So Long, Jack LaLanneSeems like following Jack LaLanne's fitness tips pays off -- at least for Jack LaLanne -- as the iconic health guru, who made his way into the living rooms and kitchens of American housewives in the 1950s and stuck by his regimen .
Seems like following Jack LaLanne’s fitness tips pays off — at least for Jack LaLanne — as the iconic health guru, who made his way into the living rooms and kitchens of American housewives in the 1950s and stuck by his regimen for another half century, lived to the seriously advanced age of 96 before dying in California on Sunday. –KA
Vanity Fair’s Maureen Orth penned a send-off to LaLanne, her “beloved, kooky neighbor” on the magazine’s site.
Wait, before you go…
Los Angeles Times:
Billy Graham was for the hereafter. I’m for the here and now,” he told The Times when he was almost 92, employing his usual rapid-fire patter.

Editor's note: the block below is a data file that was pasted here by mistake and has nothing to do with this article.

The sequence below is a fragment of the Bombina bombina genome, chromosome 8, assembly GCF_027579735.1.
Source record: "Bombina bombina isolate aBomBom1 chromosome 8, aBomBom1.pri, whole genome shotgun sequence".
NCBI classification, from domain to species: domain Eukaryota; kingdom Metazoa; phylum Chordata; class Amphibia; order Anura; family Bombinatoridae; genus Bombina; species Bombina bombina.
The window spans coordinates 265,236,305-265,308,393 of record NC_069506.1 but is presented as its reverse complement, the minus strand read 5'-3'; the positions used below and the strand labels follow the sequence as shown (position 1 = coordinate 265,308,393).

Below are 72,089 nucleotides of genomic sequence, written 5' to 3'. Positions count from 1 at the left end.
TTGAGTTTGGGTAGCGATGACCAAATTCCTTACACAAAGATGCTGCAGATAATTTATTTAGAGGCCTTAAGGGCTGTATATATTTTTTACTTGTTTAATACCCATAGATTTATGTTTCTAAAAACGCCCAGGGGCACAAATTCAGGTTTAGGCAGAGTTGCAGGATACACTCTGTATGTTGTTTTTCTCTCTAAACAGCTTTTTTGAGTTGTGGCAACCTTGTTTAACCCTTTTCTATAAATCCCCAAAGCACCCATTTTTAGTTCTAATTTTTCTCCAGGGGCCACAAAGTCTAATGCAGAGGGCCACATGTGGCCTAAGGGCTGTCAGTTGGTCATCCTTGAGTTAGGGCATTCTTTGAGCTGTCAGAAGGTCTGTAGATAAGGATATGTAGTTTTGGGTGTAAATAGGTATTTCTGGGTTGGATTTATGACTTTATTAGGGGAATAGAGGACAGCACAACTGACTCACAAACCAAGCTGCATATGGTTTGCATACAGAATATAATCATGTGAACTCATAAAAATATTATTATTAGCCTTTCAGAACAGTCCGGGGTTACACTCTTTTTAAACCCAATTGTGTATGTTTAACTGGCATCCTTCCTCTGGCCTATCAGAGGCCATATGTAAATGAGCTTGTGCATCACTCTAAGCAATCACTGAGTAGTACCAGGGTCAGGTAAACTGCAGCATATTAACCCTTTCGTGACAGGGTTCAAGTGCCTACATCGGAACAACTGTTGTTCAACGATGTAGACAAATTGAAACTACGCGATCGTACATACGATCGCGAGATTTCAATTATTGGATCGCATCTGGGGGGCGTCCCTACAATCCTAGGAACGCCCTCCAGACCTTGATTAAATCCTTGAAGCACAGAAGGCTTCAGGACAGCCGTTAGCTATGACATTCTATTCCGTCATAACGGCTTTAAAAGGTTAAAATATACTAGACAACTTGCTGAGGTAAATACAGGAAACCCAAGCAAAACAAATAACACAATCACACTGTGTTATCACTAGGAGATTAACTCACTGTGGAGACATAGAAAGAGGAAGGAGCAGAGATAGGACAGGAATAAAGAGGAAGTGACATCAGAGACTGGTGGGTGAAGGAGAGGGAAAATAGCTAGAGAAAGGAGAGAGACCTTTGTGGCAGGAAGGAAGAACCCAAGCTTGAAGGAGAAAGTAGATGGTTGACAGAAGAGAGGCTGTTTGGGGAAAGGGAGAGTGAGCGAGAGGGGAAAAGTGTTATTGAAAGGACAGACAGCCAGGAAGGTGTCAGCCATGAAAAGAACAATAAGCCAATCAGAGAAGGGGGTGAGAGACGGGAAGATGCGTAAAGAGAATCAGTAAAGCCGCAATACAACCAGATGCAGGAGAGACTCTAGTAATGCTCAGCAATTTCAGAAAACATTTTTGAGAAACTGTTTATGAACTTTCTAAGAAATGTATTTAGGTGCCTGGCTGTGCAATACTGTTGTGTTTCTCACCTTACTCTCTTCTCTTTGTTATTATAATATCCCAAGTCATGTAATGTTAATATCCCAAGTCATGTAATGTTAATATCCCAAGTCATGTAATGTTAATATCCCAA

Another time, he explained, “The crusade is never off my mind — the exercise I do, the food I eat, the thought I think — all this and how I can help make my profession better-respected. To me, this one thing — physical culture and nutrition — is the salvation of America.”
When he started, he knew that most people viewed him as a charlatan. That’s when he decided to do the stunts that made him famous.
“I had to get people believing in me,” he said.
He performed his first feat in 1954, when he was 40 and wanted to prove he wasn’t “over the hill.” He swam the length of the Golden Gate Bridge — underwater. (He carried two air tanks.)
Other feats in his 40s: swimming from Alcatraz to San Francisco’s Fisherman’s Wharf wearing handcuffs; swimming the Golden Gate Channel while towing a 2,500-pound cabin cruiser; pulling a paddleboard 30 miles from the Farallon Islands to the San Francisco shore.
At age 60, he upped the ante by swimming from Alcatraz to Fisherman’s Wharf in San Francisco, handcuffed and shackled and towing a 1,000-pound boat.
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